There’s been a lot made about that op-ed in Sunday’s edition of The Arizona Republic about downtown Phoenix. Personally, I thought it was full of aspirational platitudes that could easily be applied to Pittsburgh as much as Phoenix or Poughkeepsie. But, like the attention-craved downtowners that we are, any publicity is good and we have to go at it and spin our way through it.
I reject that. Completely.
I read through the piece a couple times and it seemed like a generic consultant’s report instead of a piece that offered solutions tailored to our desert downtown. And, after reading through the piece a couple times, I was very confused. It didn’t offer any new ideas or concepts for our downtown. It talked on and on about educational issues, something that downtown inherently cannot solve.
In other words, it didn’t do anything for me. And reading through the blogs and Twitter streams of some of downtown’s most critical thinkers, who bought in to that op-ed, I was very dismayed.
It’s time for an honest look at downtown’s priorities. Over the next four Tuesdays, I’m going to shine a light on those priorities. Some of the priorities can be applied to downtowns and urban areas in general. Some of them are uniquely Phoenix needs.
Which leads me to this: I’m prepared to argue that downtown Phoenix’s four priority areas should be shade, connection, grocery, and density.
I really don’t like to employ the overused Maslow’s Hierarchy of Needs because it’s just that: overused. But each of the areas here build on each other. In downtown Phoenix, that bottommost level would be shade. Hot summers aren’t a new invention for Phoenix, even the Hohokam had to deal with them. (We’ve just made them hotter by clear-cutting agricultural fields around the urban core to make way for exurban development.) If one looks at recent architecture in Phoenix, one could reasonably deduct that it doesn’t get warm here.
The next level up on that hierarchy is connection. Urban areas require connection by non-automobile needs. The connections, however, aren’t there. Bike lanes exist in islands and vacuums by themselves. Key parts of our downtown, like Grand Avenue, aren’t connected to the rest of the Phoenix public transportation system. Light rail is a wonderful asset to the community but very few spur lines from that initial twenty-mile starter line have been contemplated; I doubt the usefulness of those lines that have been considered.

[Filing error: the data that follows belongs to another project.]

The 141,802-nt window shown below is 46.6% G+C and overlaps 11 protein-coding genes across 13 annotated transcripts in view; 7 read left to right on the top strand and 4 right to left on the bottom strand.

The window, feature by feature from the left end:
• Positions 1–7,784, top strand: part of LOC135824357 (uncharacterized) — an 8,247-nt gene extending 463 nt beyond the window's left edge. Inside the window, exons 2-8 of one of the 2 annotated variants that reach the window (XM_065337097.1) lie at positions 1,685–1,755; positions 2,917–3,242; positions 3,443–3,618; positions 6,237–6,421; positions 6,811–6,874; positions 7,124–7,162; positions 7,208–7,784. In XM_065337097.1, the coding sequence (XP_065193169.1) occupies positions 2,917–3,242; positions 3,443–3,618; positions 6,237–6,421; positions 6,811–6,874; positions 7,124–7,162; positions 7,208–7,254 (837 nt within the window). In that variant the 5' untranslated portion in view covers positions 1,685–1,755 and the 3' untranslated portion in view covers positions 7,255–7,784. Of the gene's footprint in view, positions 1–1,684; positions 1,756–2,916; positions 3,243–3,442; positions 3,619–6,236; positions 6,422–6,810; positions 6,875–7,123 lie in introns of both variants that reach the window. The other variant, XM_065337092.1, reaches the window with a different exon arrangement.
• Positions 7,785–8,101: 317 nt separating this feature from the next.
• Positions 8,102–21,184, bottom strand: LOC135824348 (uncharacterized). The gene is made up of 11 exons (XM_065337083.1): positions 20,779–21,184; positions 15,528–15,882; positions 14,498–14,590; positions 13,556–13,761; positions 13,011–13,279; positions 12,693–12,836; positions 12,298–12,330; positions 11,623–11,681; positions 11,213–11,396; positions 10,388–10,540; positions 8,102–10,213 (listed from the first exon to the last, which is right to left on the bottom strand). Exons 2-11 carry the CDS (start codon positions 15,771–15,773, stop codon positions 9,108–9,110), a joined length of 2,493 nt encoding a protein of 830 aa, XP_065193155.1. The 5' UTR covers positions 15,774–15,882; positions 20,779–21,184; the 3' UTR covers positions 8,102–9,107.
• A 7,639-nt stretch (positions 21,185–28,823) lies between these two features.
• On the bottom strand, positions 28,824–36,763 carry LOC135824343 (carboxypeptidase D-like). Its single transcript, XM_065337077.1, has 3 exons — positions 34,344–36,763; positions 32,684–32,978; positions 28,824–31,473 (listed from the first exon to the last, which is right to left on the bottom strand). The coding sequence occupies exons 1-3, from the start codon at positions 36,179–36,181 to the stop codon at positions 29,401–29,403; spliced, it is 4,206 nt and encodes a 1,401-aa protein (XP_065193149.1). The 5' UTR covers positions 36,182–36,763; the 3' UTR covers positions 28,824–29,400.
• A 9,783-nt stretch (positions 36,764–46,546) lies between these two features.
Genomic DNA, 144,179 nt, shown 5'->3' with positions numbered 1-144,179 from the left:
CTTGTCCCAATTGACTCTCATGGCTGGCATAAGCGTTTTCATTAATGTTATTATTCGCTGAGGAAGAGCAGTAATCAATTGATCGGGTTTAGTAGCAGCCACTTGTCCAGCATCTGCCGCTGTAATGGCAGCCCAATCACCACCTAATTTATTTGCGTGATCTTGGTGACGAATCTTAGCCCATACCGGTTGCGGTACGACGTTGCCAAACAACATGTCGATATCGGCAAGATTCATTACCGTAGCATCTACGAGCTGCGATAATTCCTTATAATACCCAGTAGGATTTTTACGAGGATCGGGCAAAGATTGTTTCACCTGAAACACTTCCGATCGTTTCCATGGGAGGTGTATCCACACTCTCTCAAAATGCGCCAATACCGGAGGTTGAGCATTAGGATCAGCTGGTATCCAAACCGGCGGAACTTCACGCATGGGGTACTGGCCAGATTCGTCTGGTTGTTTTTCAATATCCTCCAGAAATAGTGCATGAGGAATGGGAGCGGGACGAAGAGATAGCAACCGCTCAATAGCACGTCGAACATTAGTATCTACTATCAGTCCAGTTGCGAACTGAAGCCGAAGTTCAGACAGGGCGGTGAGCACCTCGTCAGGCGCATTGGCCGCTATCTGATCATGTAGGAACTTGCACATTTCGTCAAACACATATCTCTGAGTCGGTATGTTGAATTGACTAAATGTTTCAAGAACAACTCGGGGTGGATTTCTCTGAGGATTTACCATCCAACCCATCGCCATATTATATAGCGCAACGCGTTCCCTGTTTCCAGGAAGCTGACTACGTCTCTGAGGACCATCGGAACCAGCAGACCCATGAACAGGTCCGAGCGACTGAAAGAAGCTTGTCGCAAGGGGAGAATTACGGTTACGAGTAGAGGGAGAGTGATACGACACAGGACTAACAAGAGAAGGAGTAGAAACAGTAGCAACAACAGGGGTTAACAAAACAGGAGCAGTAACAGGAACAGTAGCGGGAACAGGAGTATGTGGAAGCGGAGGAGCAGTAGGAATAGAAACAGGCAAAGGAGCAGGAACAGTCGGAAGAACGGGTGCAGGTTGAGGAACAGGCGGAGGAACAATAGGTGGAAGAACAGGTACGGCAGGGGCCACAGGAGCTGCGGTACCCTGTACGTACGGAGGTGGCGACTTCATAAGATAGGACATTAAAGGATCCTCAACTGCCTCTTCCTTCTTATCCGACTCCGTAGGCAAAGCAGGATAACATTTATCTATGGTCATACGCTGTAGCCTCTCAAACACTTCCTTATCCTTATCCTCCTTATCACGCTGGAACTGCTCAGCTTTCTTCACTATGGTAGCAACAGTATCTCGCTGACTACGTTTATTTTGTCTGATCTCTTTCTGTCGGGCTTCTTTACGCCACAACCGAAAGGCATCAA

Another level up is grocery. Perhaps this is a uniquely Phoenix case since we don’t have a true walkable grocery store in our community. Need groceries? The nearest full-service grocery store to downtown Phoenix is a Safeway at 7th St and McDowell. Within downtown, there are two convenience stores and two mini-markets that sometimes don’t cut it. As much as we all loved the indoor Urban Grocery at the Downtown Phoenix Public Market, it had limited selection and high prices.
Once you have these three fundamentals, then you can achieve the big thing that makes urban environments shine: DENSITY. (If you’ve been engaged with me in any sort of conversation lately, then you know that this is my constant rallying cry.) Consider the following: There are about thirty coffeehouses in downtown Phoenix, including independent places like Fair Trade and One Coffee and chains like Starbucks and Dutch Bros Coffee. There’s also a score of expensive “destination” restaurants in the same area. But who lives here? The biggest continuous population in downtown Phoenix is ASU students. Aside from a few others who live at 44 Monroe, the Orpheum Lofts, and Alta Lofts, that’s not a lot of non-ASU density.
I hope I’ve piqued your interest for the next four weeks. This should be a wild ride and a good critical analysis of our downtown. It’s time to leave the analysis to true urbanists: those who live here and those who know what makes cities go forward. (Perhaps I should remind you that my ASU degree is in Urban Studies.)